Active vs Passive Investing

This chart shared by 361 capital highlighting the the flow of money out of active investing into passive investing products caught my attention:

The trend has now created observable developments and strains across the investment landscape. Here is 361 Capital’s piece on those changes. The main findings:

This large stock premium phenomenon is not consistent with long-term risk and return expectations and suggests that a ‘free lunch’ has been available by purchasing large mega-cap stocks (higher returns with lower risks). This flocking by many investors into passive and index-related strategies is not without consequence, however.

Valuation distortions are normally the result of abnormal asset flows. Over the past quarters and years, we have begun to observe potential valuation factor bubbles that would be consistent with immense asset flows into passive vehicles noted above.


Clearly, something significant has shifted in the valuation of capitalization. Large companies have performed exceedingly well, and their valuation has reached historic and extreme levels. We believe this previously unseen level of valuation has been driven by the hundreds of billions of investor dollars that have flowed into relatively unmanaged and price-insensitive passive vehicles. Ironically, this flood of dollars into passive vehicles improves the performance of index-related portfolios, creates stronger performance headwinds for the remaining active managers, and in-turn, draws more investors into passive investing.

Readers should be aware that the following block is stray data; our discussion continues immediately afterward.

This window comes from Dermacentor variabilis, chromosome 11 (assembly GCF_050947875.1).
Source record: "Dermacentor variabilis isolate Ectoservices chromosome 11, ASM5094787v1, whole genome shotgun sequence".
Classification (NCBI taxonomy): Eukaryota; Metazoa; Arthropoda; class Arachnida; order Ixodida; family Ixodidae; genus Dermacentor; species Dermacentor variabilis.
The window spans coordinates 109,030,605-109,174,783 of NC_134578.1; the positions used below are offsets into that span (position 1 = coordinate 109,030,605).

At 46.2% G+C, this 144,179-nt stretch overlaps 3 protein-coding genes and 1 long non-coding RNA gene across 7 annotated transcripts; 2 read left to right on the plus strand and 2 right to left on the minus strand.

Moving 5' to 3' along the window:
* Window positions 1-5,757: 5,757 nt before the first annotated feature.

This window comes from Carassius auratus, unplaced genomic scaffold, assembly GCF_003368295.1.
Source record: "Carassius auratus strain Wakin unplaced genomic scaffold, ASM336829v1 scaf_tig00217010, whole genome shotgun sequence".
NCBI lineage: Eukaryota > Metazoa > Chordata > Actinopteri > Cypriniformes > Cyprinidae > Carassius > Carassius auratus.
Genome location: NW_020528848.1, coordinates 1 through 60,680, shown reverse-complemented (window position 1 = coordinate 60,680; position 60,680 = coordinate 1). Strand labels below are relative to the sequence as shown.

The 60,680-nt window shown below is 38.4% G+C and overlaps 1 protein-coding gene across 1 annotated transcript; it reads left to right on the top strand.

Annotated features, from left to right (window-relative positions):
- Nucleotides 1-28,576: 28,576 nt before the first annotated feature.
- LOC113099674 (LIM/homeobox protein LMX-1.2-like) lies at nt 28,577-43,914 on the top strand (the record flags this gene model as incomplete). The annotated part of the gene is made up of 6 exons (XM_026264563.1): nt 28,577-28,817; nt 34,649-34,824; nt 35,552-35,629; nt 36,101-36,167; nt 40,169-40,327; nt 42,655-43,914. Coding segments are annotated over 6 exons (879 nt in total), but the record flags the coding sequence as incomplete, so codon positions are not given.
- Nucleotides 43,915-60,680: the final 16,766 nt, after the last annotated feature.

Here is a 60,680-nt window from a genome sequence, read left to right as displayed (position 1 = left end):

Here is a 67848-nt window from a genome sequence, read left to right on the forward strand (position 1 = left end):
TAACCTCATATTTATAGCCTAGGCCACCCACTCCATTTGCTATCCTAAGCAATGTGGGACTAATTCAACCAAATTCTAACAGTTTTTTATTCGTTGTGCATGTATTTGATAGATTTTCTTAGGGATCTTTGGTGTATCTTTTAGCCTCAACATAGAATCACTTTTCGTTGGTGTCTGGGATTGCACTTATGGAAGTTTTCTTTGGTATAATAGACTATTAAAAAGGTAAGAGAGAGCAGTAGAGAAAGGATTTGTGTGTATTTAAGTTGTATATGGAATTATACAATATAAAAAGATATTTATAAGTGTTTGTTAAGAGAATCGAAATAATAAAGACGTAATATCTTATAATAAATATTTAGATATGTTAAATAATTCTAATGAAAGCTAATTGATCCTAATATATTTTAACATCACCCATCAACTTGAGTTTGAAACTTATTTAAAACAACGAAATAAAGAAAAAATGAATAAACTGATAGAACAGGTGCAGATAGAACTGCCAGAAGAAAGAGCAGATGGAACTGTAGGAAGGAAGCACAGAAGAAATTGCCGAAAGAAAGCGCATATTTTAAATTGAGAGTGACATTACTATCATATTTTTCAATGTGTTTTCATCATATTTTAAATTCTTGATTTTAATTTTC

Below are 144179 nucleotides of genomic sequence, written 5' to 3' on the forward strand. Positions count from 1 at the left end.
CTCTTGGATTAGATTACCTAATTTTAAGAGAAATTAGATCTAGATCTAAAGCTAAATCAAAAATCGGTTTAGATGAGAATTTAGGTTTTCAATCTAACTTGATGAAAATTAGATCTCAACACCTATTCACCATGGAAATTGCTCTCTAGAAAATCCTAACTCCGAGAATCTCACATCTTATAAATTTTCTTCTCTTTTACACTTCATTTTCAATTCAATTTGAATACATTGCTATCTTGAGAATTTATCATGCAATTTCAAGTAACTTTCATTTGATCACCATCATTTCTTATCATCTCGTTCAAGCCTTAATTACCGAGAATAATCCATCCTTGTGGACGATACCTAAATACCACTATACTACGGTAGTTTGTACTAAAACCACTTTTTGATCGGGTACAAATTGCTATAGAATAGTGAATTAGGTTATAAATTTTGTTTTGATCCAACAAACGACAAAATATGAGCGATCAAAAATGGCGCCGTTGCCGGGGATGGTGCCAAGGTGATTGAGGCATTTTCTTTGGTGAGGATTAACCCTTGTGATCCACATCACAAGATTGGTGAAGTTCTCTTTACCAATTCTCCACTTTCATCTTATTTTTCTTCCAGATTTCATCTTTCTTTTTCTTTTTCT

At some point, the valuation imbalances being created by millions of investors blindly herding into unmanaged index funds will be corrected by market forces. We only hope that the old adage proclaiming that the market can remain irrational longer than (active) investors can remain solvent does not apply in this case.

Investing is not easy and the passive trend made has made investing very simple and neat for millions of people all these years. I have no idea when things will get messy but they always do.